Despite what those who profess to define and uphold the notion of community would like you to believe -- you know those smarmy "blogs are what will save the world" types -- there's sometimes a corrupting profit motive that seems only slightly beneath the surface, if you care to scratch.
That's what set me off in a recent Gillmor Gang that's been parodied on betterbadnews.com. On one hand you have these people cleaning up on the whole blog thing, based on highfalutin pronouncements about the sanctity of community, and new media collaboration, and ... lower taxes.
That's right, because on the other hand, after they hollow out the media and suck out the profits with their love of blogging -- what do they have for their larger community: A wish to hollow out the government so the rich can back-date their stock options while the rest watch their traditional jobs evaporate.
Scoble has weighed in (with good comments discussion), and Doc Searls gives a pointer. A pretty good Geek and Poke cartoon, too.
Actually, really, I feel sort of conflicted on these issues. While I absolutely admire and want to propel the independent and anti-establishment bent of the blogosphere, I think some bloggers think that they and their community can operate in a separate domain in the real world as they do in the virtual one. Of course we all are free to act on our own view of social responsibility, but ignoring or sidestepping the general good of the general population strikes me as a quite dangerous trend.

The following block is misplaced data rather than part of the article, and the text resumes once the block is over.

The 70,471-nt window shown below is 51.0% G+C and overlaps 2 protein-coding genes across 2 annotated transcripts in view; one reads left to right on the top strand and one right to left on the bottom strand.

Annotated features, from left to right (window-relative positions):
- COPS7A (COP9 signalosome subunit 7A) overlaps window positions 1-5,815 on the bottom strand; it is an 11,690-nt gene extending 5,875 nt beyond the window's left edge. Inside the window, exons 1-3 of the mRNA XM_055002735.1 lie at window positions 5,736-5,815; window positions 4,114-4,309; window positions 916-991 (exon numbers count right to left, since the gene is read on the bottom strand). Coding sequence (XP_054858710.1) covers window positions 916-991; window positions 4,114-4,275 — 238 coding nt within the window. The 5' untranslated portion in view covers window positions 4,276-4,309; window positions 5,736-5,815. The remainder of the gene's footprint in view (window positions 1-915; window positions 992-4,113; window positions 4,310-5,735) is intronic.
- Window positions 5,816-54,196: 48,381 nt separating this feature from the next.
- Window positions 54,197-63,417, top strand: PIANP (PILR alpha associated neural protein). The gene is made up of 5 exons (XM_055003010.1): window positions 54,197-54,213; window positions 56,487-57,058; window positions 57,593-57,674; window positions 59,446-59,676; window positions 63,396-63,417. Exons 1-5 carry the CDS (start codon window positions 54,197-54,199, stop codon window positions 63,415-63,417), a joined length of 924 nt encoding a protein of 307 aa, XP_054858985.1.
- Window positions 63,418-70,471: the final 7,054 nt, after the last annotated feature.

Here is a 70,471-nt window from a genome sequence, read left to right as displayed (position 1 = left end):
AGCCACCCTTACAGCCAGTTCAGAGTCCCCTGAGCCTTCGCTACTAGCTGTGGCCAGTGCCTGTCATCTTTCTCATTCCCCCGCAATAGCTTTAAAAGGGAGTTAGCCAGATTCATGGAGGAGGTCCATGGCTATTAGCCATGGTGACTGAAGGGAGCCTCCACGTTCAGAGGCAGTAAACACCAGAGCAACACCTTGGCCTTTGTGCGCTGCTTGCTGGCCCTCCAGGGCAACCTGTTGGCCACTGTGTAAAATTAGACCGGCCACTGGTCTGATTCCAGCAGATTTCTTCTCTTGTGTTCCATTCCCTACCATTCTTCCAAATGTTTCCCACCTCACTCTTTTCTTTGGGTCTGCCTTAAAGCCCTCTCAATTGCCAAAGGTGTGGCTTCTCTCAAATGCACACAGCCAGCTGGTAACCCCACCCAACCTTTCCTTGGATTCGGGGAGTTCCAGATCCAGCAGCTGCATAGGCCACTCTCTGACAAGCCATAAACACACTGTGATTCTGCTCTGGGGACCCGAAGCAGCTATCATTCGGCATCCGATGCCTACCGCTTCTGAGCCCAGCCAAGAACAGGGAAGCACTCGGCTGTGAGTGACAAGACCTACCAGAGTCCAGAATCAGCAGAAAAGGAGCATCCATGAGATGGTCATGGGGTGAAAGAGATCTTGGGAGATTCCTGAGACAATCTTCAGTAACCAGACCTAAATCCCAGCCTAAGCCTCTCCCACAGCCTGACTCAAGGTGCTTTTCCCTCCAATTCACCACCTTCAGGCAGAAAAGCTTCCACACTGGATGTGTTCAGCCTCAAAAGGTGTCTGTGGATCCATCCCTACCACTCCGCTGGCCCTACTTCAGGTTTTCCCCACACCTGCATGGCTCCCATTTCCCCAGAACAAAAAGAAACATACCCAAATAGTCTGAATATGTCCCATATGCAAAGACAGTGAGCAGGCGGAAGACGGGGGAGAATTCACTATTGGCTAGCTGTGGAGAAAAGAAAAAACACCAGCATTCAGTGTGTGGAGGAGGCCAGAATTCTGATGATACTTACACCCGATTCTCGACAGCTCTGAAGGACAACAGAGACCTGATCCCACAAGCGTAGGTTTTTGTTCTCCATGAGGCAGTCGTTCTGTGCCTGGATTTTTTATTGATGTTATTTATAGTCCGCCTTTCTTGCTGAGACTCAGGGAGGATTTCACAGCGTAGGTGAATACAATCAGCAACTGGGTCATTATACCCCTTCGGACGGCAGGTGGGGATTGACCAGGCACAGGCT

We need the smarties (and richies) to stay in the game, and to vote, and to remain citizens of the US as well as cybercitizens of the blogosphere. I wish we could insulate ourselves with wealth and entrepreneurism from the way our government and society operates, but only a very few can actually do that.
So I think we need to be both blogosphere mavericks and actively engaged citizens in the old fashioned body politic ... to vote as well as rank links -- to be active in both the real world and Web. This is really important, especially for the younger generations coming of age online.
Also, I'd rather have a somewhat wasteful but functional government that levels the playing field than just a pure and efficient -- yet highly socially stratifying -- social darwinism fueled by a cyber elite. The blogosphere doesn't necessarily lift all boats, not based on what we've seen so far.
Just one Gang member's view, apparently.